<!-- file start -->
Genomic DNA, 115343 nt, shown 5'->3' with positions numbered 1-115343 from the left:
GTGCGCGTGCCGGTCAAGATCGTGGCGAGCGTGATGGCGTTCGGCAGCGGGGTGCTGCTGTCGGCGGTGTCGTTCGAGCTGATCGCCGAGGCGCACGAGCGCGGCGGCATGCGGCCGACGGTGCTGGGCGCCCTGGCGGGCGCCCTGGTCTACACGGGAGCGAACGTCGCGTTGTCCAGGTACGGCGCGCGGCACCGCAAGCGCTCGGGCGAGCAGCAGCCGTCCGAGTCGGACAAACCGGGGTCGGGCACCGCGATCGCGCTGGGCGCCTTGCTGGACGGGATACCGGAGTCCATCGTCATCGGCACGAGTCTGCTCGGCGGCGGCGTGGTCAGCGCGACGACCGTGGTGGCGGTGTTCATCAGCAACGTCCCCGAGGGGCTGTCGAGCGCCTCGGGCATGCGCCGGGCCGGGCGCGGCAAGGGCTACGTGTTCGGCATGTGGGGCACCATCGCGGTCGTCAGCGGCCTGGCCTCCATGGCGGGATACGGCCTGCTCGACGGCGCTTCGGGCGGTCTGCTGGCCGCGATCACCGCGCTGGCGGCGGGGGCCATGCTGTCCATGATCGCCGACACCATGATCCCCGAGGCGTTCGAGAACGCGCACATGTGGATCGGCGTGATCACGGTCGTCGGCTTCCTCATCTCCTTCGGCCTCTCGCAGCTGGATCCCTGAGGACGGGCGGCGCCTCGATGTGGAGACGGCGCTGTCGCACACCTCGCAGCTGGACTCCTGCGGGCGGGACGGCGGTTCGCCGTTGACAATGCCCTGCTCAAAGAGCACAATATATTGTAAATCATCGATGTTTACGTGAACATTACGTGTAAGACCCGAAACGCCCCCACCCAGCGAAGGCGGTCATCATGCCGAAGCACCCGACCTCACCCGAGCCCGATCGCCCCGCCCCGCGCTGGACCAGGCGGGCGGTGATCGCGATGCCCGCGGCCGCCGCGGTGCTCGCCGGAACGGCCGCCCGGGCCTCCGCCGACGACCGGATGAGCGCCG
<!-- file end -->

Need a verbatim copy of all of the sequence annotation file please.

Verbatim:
Genomic DNA, 115343 nt, shown 5'->3' with positions numbered 1-115343 from the left:
GTGCGCGTGCCGGTCAAGATCGTGGCGAGCGTGATGGCGTTCGGCAGCGGGGTGCTGCTGTCGGCGGTGTCGTTCGAGCTGATCGCCGAGGCGCACGAGCGCGGCGGCATGCGGCCGACGGTGCTGGGCGCCCTGGCGGGCGCCCTGGTCTACACGGGAGCGAACGTCGCGTTGTCCAGGTACGGCGCGCGGCACCGCAAGCGCTCGGGCGAGCAGCAGCCGTCCGAGTCGGACAAACCGGGGTCGGGCACCGCGATCGCGCTGGGCGCCTTGCTGGACGGGATACCGGAGTCCATCGTCATCGGCACGAGTCTGCTCGGCGGCGGCGTGGTCAGCGCGACGACCGTGGTGGCGGTGTTCATCAGCAACGTCCCCGAGGGGCTGTCGAGCGCCTCGGGCATGCGCCGGGCCGGGCGCGGCAAGGGCTACGTGTTCGGCATGTGGGGCACCATCGCGGTCGTCAGCGGCCTGGCCTCCATGGCGGGATACGGCCTGCTCGACGGCGCTTCGGGCGGTCTGCTGGCCGCGATCACCGCGCTGGCGGCGGGGGCCATGCTGTCCATGATCGCCGACACCATGATCCCCGAGGCGTTCGAGAACGCGCACATGTGGATCGGCGTGATCACGGTCGTCGGCTTCCTCATCTCCTTCGGCCTCTCGCAGCTGGATCCCTGAGGACGGGCGGCGCCTCGATGTGGAGACGGCGCTGTCGCACACCTCGCAGCTGGACTCCTGCGGGCGGGACGGCGGTTCGCCGTTGACAATGCCCTGCTCAAAGAGCACAATATATTGTAAATCATCGATGTTTACGTGAACATTACGTGTAAGACCCGAAACGCCCCCACCCAGCGAAGGCGGTCATCATGCCGAAGCACCCGACCTCACCCGAGCCCGATCGCCCCGCCCCGCGCTGGACCAGGCGGGCGGTGATCGCGATGCCCGCGGCCGCCGCGGTGCTCGCCGGAACGGCCGCCCGGGCCTCCGCCGACGACCGGATGAGCGCCG